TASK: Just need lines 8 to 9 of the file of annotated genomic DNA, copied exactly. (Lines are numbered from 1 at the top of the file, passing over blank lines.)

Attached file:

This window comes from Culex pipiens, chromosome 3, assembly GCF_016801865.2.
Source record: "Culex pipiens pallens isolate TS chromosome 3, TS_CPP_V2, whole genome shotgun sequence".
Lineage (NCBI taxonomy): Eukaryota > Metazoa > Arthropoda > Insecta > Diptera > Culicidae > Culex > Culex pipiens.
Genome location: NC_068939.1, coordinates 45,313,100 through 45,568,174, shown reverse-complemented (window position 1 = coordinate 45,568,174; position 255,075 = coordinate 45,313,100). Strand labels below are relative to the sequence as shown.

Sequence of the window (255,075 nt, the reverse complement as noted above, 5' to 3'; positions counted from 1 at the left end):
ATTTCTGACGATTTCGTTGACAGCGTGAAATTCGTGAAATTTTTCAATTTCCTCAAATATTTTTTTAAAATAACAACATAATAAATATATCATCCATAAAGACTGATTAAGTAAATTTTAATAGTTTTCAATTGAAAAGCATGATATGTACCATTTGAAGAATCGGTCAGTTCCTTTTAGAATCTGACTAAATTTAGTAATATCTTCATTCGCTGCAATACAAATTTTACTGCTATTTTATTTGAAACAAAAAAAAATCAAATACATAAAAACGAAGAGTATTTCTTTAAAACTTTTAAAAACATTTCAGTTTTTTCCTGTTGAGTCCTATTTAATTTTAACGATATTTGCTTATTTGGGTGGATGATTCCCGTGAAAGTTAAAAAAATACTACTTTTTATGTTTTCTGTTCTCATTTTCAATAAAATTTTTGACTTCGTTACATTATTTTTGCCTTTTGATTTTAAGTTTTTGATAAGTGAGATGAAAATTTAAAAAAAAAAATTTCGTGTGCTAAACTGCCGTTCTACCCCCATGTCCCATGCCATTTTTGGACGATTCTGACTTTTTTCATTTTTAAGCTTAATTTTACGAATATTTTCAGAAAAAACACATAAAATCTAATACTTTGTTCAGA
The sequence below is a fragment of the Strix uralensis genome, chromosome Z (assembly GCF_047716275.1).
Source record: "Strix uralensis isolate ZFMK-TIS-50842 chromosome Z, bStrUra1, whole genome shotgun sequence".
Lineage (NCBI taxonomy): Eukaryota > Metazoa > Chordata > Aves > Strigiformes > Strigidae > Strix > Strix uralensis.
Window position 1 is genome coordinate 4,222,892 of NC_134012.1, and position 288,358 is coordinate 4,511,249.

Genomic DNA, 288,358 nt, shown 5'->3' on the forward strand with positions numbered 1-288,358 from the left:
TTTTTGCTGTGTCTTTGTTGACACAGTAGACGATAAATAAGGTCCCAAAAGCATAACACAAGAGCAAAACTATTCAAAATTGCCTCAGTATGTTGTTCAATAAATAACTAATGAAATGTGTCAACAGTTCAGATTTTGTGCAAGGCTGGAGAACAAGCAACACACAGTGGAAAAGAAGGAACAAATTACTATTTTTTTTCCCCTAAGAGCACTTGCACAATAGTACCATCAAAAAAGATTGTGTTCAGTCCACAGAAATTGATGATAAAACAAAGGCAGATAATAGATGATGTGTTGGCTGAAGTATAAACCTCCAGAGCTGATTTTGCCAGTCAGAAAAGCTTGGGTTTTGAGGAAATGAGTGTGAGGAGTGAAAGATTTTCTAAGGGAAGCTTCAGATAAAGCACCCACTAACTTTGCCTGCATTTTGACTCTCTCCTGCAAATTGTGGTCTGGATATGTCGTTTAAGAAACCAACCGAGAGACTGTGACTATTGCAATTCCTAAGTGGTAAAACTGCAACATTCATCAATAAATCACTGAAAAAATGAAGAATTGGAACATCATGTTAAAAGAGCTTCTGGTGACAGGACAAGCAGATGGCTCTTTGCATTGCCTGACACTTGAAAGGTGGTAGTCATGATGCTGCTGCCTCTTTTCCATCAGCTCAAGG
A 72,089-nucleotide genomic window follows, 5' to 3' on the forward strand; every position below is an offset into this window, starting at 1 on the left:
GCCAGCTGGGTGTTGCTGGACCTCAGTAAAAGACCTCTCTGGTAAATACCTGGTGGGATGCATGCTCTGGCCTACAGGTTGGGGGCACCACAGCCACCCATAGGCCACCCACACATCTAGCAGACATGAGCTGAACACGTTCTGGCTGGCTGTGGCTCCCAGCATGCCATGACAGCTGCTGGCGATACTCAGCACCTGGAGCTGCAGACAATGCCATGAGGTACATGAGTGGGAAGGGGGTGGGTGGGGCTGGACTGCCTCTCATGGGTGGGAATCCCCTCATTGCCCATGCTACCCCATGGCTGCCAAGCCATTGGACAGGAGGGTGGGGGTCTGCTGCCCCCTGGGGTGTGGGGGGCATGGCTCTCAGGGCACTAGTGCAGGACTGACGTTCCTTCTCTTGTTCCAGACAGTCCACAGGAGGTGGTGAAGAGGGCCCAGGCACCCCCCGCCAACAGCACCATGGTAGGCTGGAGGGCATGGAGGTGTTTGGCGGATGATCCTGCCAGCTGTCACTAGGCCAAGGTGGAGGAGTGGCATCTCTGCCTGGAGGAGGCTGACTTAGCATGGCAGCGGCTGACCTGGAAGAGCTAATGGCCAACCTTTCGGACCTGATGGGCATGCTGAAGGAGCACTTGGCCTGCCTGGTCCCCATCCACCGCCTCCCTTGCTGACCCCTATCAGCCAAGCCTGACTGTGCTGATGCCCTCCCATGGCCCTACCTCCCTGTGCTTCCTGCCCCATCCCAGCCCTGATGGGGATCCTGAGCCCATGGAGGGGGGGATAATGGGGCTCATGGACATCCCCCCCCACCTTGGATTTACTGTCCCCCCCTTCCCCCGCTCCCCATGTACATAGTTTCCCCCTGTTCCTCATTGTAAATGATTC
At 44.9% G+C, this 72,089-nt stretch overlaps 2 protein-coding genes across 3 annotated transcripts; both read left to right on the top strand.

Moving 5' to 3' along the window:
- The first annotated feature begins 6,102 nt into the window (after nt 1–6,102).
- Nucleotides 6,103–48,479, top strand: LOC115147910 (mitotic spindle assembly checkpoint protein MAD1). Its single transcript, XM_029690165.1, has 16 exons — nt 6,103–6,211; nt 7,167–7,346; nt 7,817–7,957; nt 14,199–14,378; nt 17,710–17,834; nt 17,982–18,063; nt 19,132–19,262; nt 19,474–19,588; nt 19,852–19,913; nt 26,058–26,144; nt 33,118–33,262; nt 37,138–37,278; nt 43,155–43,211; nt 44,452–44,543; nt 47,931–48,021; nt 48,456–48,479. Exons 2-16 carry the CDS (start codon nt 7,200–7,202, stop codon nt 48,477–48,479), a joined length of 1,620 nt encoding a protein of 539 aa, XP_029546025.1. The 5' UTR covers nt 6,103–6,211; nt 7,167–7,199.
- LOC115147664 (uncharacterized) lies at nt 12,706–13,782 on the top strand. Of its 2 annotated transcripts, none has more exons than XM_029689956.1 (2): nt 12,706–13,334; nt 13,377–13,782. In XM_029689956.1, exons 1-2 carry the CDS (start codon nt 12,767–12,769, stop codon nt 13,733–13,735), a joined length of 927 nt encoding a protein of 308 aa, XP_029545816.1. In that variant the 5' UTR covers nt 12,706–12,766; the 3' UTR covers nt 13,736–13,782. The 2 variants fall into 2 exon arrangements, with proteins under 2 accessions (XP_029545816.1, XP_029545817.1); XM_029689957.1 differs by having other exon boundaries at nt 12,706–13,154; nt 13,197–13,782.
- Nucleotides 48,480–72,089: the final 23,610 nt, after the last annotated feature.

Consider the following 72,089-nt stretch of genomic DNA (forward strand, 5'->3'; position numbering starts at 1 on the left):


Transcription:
Source record: "Strix uralensis isolate ZFMK-TIS-50842 chromosome Z, bStrUra1, whole genome shotgun sequence".
Lineage (NCBI taxonomy): Eukaryota > Metazoa > Chordata > Aves > Strigiformes > Strigidae > Strix > Strix uralensis.